Suppose that Santa Fe, or perhaps Rancho Viejo, wanted to buy water rights, 1,000 acre-feet or so, from the northern Rio Grande and transfer them for use downstream. The Otowi gauge would present an obstacle. Since the water would no longer be consumed north of the bridge, the flow measured by the gauge would increase -- and so would the amount of water New Mexico was obliged to deliver to Texas.
But long before the water reached Elephant Butte, it would be sucked into the municipal water system, removed from the river. Unless Texas and Colorado (the other signatory to the agreement) could be persuaded to renegotiate the terms of the compact, approving a transfer of water rights across the Otowi gauge would be a net loss to New Mexico. Thus the State Engineer has long had a policy of summarily rejecting any such requests.
Consequently, though this was not the intent, the gauge serves as a kind of membrane, protecting the rural quality of northern New Mexico. Santa Fe developers would like nothing better than to get their hands on those thousands of acre-feet used by the acequia associations to water their Velarde apples and Chimayo chiles. Dollars would flow north, water rights would flow south, and as an added bonus all those fallow fields and dead orchards would be good for -- what else? -- building more subdivisions. Without the Otowi gauge, the Santa Fe Farmer's Market might have little on its tables but sandalwood incense and macrame candle holders.
So, given that the city and county have shown no willingness to curb their voracious growth, where do they plan to get more water? One solution would be to lease still more San Juan-Chama rights, as has already been done at great cost from the Jicarillas. Since this is not native Rio Grande water (but is imported from another basin) it is not counted in the Otowi calculations.
Altogether there are more than 3,000 acre-feet of San Juan-Chama water rights owned by Rio Grande communities north of Santa Fe. (Here is the chart again.) Conceivably some of this paper water might someday come up for grabs. But considering how jealously norteños guard their independence, that seems like a long shot. In any case, the price is guaranteed to be sky high.
More likely, Santa Fe's boosters are pinning their hopes on a better bet: the outcome of the convoluted, decades-long legal case formally known as State Engineer vs. R. Lee Aamodt et. al. Despite the impression you might get from the local newspapers, Aamodt is about far more than Indian golf courses and Tesuque wells. We'll see why in the next installment.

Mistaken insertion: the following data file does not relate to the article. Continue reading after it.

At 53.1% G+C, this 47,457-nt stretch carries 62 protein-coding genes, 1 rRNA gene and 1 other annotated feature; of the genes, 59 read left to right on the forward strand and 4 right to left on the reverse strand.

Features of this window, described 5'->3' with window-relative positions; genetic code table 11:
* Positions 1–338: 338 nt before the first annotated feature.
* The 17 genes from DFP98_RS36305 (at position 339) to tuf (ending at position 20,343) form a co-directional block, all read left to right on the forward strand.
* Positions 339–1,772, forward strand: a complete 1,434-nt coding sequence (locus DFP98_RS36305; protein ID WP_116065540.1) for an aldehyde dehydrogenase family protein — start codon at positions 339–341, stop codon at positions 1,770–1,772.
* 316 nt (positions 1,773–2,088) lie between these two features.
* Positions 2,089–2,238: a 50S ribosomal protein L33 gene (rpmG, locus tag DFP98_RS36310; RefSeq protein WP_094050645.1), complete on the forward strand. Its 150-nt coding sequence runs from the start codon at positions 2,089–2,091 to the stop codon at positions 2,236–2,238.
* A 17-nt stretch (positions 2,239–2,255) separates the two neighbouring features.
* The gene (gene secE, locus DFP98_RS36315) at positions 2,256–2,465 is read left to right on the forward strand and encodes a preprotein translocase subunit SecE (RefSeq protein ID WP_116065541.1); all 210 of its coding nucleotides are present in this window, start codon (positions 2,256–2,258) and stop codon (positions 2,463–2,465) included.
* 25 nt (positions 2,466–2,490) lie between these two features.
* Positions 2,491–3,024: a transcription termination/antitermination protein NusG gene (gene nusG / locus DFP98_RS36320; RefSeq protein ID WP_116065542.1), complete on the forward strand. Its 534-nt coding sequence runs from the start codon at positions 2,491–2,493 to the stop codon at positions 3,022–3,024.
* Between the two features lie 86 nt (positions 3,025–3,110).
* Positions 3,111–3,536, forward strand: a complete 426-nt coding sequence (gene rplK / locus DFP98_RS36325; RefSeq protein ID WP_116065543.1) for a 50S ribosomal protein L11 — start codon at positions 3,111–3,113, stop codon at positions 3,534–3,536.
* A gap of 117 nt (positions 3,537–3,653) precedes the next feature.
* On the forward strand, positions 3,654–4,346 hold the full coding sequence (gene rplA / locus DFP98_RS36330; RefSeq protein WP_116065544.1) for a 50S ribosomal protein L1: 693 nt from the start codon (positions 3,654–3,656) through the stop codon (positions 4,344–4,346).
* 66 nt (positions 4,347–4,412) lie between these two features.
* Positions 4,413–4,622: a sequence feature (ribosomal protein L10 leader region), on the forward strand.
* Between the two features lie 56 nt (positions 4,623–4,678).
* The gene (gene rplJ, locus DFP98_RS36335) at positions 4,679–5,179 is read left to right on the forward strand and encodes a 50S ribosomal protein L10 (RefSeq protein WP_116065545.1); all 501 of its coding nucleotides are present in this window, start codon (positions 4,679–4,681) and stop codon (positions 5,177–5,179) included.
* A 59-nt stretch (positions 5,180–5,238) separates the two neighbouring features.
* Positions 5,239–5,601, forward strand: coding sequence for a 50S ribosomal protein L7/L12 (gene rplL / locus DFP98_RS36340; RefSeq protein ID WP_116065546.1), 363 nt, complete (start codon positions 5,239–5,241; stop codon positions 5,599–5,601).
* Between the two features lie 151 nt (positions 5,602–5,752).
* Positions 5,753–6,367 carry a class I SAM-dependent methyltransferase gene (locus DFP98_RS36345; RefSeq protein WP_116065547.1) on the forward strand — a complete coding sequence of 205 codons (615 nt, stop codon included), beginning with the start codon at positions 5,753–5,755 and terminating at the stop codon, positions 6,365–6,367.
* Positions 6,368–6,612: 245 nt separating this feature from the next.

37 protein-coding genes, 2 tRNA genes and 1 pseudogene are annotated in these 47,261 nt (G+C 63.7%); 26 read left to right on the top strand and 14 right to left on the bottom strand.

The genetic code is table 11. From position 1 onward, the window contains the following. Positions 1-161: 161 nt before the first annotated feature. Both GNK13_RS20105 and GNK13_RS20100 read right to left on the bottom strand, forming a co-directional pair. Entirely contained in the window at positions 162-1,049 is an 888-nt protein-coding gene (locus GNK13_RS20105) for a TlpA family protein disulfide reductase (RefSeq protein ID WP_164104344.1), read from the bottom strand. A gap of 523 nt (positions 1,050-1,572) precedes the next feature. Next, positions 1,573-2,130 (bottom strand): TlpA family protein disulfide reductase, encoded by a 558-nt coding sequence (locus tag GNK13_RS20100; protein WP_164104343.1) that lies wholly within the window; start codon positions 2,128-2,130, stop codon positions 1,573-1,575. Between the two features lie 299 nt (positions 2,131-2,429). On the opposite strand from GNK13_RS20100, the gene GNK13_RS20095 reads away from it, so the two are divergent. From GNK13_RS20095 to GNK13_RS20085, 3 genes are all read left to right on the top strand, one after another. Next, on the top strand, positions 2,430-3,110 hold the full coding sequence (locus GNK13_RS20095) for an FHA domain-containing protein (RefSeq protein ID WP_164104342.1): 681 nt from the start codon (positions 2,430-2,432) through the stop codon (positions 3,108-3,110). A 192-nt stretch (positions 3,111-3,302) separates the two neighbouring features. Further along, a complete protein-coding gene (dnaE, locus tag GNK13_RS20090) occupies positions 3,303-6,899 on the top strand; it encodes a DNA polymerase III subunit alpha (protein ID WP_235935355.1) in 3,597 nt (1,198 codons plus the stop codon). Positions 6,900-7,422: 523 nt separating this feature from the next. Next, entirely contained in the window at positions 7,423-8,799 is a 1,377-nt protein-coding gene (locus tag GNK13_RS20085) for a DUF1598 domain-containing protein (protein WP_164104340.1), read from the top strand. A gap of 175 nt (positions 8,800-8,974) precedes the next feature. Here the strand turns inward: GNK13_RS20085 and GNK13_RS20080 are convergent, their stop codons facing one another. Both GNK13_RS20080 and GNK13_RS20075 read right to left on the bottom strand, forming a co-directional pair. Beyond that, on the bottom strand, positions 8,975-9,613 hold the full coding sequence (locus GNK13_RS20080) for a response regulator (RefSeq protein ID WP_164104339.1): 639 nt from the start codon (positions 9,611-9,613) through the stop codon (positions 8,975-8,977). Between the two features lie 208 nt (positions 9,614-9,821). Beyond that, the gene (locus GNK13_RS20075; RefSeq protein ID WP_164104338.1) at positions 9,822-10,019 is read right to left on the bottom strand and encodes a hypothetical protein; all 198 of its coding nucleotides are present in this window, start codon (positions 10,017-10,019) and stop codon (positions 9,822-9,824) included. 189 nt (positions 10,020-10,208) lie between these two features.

November 29, 2004
8. "Forget it, Jake. It's Chinatown."
When State Engineer Steve Reynolds filed the Aamodt suit, his intent was to settle, once and for all, who owned the water in the Pojoaque and Tesuque basins, just north of Santa Fe. How much could the pueblo Indians, the original inhabitants, claim, and how much did they have to leave for their neighbors, the Hispanic and Anglo settlers who have come to depend on the streams and aquifers?
That was 38 years ago. Three judges and four State Engineers later, the litigation continues, making it the longest-running case in the federal court system. In the meantime, the proposed solution has evolved into something Mr. Reynolds may not quite have envisioned: a grand plan for a "Pojoaque-Santa Fe Regional Water System" capable of delivering as much as 21,000 acre-feet a year.
The case is as convoluted as the plot of the movie "Chinatown," but what it comes down to is this: the pueblos claim a "first priority right" to consume about twice as much water as they are currently using. If they eventually want it all -- for, say, more golf courses and resorts like at Pojoaque pueblo -- there would be little or no water left for anybody else. In times of drought, the Indians might even issue a "priority call," demanding that non-Indians stop irrigating until the pueblos have satisfied their own demands.
Earlier this year, the lawyers for all the parties proposed a settlement agreement. The centerpiece is a federally funded system that would draw water from the Rio Grande and distribute it throughout the region. The Hispanos and Anglos would cap their wells. In return, the pueblos would agree to some limits on their right to make priority calls. (As a sweetener, Washington would buy them more water rights.)
Those are the bare bones of the deal. The details, spelled out in the 65-page document, are as complex as they are controversial and have been described by the local papers. What has received surprisingly little attention is Section 2.1.5 of the proposal:
Pursuant to a written agreement and subject to the terms of this Agreement, a Pueblo may lease, for any term up to 99 years, any portion of its First Priority Rights for use within the area served by the Regional Water System to (a) another Pueblo . . . or (b) another water user. . . .
Who all would be included in "the area served by the Regional Water System?" Both the Pojoaque and the Santa Fe River basins. Furthermore the agreement would be administered by a Regional Water Authority consisting of the pueblos and both the county and city of Santa Fe "for the purpose of ensuring a reliable firm supply of water to all users" [my italics].